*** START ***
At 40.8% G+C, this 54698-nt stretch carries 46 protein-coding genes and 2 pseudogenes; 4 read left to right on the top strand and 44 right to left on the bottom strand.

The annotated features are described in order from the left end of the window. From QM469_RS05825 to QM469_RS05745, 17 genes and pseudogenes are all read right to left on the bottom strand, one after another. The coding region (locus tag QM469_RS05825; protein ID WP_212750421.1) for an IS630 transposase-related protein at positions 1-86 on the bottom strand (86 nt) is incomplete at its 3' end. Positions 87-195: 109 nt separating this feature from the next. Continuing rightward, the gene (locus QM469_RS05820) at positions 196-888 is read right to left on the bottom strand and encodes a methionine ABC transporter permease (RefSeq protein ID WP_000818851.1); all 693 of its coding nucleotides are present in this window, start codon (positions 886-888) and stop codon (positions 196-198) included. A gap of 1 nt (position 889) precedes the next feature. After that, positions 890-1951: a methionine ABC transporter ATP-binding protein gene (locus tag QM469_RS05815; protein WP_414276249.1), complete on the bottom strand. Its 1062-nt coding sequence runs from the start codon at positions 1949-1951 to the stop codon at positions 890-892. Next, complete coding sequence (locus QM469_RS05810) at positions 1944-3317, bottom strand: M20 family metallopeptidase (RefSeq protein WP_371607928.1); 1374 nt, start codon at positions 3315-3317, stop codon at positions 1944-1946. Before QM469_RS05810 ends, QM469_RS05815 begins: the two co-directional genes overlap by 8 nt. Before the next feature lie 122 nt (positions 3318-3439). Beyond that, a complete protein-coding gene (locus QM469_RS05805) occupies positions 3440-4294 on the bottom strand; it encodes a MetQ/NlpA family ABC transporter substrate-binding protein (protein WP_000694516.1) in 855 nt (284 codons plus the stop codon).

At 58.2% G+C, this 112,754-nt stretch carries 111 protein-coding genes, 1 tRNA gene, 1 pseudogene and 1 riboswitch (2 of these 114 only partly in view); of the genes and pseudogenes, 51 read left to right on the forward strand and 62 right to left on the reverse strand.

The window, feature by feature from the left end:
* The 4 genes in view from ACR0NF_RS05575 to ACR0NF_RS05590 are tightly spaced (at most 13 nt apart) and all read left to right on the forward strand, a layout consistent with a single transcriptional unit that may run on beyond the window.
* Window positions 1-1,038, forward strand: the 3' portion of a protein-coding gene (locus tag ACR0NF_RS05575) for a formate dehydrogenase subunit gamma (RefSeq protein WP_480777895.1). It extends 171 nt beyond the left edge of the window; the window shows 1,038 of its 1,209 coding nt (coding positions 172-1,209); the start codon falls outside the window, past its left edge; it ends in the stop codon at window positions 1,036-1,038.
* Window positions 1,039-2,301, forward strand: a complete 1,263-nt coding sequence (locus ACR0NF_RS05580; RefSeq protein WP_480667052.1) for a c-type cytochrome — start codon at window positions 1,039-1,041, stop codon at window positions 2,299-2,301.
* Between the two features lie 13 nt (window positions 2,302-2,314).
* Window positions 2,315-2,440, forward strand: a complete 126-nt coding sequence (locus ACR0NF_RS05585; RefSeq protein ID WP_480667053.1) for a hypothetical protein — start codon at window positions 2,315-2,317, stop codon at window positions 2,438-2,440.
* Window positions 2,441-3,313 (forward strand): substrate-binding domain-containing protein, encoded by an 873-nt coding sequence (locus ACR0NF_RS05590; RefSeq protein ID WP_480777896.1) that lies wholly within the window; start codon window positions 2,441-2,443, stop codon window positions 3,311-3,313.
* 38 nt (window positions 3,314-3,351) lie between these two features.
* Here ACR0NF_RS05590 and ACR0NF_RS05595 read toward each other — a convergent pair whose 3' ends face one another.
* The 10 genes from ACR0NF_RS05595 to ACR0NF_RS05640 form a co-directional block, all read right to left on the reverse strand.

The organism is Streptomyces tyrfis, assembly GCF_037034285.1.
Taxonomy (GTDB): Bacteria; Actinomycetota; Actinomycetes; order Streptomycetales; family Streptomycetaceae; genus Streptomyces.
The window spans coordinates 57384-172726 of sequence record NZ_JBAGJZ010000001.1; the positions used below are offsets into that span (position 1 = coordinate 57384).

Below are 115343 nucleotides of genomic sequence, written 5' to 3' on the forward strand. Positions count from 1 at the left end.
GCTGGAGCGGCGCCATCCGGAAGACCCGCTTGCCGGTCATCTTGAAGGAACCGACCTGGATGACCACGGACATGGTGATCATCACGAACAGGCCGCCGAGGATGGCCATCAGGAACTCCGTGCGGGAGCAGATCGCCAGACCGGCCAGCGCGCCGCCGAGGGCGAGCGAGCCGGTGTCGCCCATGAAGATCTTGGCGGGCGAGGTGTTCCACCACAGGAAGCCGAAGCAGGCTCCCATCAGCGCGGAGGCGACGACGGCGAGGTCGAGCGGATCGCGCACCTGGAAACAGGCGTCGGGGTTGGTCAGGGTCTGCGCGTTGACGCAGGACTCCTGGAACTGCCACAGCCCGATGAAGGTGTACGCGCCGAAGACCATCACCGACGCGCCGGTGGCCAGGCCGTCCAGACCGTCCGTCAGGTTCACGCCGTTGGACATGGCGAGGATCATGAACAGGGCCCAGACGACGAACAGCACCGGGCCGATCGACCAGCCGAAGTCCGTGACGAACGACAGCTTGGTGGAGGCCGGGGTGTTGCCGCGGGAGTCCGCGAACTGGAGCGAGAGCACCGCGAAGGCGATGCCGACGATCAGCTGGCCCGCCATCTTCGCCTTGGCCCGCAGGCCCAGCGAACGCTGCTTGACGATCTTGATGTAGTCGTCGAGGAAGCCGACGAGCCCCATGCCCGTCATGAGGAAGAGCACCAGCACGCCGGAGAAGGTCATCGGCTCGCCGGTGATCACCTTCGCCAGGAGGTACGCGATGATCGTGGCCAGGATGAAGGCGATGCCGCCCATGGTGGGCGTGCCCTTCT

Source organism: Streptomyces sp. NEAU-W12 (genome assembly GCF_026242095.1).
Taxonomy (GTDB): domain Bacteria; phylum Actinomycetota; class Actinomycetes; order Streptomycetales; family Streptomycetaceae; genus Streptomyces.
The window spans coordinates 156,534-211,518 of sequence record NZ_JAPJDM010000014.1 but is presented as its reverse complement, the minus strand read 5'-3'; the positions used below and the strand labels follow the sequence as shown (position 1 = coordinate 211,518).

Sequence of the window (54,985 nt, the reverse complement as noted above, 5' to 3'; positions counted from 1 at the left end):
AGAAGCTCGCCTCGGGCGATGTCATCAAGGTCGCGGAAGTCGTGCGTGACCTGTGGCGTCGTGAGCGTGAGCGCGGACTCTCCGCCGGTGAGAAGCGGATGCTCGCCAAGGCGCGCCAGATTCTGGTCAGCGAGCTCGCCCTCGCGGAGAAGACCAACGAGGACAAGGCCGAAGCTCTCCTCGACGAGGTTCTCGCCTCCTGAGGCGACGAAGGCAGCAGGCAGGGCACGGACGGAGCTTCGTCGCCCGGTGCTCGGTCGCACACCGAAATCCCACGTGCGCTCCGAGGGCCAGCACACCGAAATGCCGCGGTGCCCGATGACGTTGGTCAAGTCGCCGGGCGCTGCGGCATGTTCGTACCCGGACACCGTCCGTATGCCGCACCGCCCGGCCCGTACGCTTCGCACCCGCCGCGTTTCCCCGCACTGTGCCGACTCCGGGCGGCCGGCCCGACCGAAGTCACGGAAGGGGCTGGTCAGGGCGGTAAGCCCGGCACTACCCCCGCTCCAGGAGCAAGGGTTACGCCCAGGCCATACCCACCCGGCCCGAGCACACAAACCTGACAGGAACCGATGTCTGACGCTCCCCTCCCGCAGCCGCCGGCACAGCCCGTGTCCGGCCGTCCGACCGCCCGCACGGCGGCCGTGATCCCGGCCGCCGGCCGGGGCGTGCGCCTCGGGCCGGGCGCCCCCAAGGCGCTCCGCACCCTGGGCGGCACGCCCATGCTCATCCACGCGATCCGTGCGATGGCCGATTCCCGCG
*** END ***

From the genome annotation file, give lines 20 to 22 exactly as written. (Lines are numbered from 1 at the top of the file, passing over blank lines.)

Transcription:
Taxonomy (GTDB): domain Bacteria; phylum Actinomycetota; class Actinomycetes; order Streptomycetales; family Streptomycetaceae; genus Streptomyces.
The window spans coordinates 156,534-211,518 of sequence record NZ_JAPJDM010000014.1 but is presented as its reverse complement, the minus strand read 5'-3'; the positions used below and the strand labels follow the sequence as shown (position 1 = coordinate 211,518).

Sequence of the window (54,985 nt, the reverse complement as noted above, 5' to 3'; positions counted from 1 at the left end):